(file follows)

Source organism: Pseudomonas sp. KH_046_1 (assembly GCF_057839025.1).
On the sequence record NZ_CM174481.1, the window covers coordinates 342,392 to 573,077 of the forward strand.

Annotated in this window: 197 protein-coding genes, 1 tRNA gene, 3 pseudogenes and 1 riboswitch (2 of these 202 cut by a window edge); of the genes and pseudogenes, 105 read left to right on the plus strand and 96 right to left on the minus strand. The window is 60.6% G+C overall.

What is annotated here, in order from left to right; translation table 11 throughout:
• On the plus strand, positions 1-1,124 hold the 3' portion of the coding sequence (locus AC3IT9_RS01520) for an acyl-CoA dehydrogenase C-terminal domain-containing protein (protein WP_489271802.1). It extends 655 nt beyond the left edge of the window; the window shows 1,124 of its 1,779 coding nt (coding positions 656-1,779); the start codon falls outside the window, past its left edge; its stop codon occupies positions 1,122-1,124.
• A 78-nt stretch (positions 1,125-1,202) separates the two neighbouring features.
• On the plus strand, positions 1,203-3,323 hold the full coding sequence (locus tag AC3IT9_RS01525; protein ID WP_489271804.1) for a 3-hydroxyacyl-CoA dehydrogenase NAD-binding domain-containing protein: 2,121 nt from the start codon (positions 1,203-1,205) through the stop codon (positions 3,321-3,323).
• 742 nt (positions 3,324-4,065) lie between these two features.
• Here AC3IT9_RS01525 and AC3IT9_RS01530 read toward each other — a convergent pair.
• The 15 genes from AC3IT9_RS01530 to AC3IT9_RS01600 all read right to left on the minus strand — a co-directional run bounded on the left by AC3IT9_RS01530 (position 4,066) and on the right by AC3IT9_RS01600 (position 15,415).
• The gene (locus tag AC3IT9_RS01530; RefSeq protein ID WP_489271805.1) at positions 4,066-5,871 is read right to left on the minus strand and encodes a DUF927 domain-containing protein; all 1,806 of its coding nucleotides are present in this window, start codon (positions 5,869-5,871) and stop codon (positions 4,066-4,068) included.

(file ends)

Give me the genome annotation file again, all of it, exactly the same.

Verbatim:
Source organism: Pseudomonas sp. KH_046_1 (assembly GCF_057839025.1).
On the sequence record NZ_CM174481.1, the window covers coordinates 342,392 to 573,077 of the forward strand.

Annotated in this window: 197 protein-coding genes, 1 tRNA gene, 3 pseudogenes and 1 riboswitch (2 of these 202 cut by a window edge); of the genes and pseudogenes, 105 read left to right on the plus strand and 96 right to left on the minus strand. The window is 60.6% G+C overall.

What is annotated here, in order from left to right; translation table 11 throughout:
• On the plus strand, positions 1-1,124 hold the 3' portion of the coding sequence (locus AC3IT9_RS01520) for an acyl-CoA dehydrogenase C-terminal domain-containing protein (protein WP_489271802.1). It extends 655 nt beyond the left edge of the window; the window shows 1,124 of its 1,779 coding nt (coding positions 656-1,779); the start codon falls outside the window, past its left edge; its stop codon occupies positions 1,122-1,124.
• A 78-nt stretch (positions 1,125-1,202) separates the two neighbouring features.
• On the plus strand, positions 1,203-3,323 hold the full coding sequence (locus tag AC3IT9_RS01525; protein ID WP_489271804.1) for a 3-hydroxyacyl-CoA dehydrogenase NAD-binding domain-containing protein: 2,121 nt from the start codon (positions 1,203-1,205) through the stop codon (positions 3,321-3,323).
• 742 nt (positions 3,324-4,065) lie between these two features.
• Here AC3IT9_RS01525 and AC3IT9_RS01530 read toward each other — a convergent pair.
• The 15 genes from AC3IT9_RS01530 to AC3IT9_RS01600 all read right to left on the minus strand — a co-directional run bounded on the left by AC3IT9_RS01530 (position 4,066) and on the right by AC3IT9_RS01600 (position 15,415).
• The gene (locus tag AC3IT9_RS01530; RefSeq protein ID WP_489271805.1) at positions 4,066-5,871 is read right to left on the minus strand and encodes a DUF927 domain-containing protein; all 1,806 of its coding nucleotides are present in this window, start codon (positions 5,869-5,871) and stop codon (positions 4,066-4,068) included.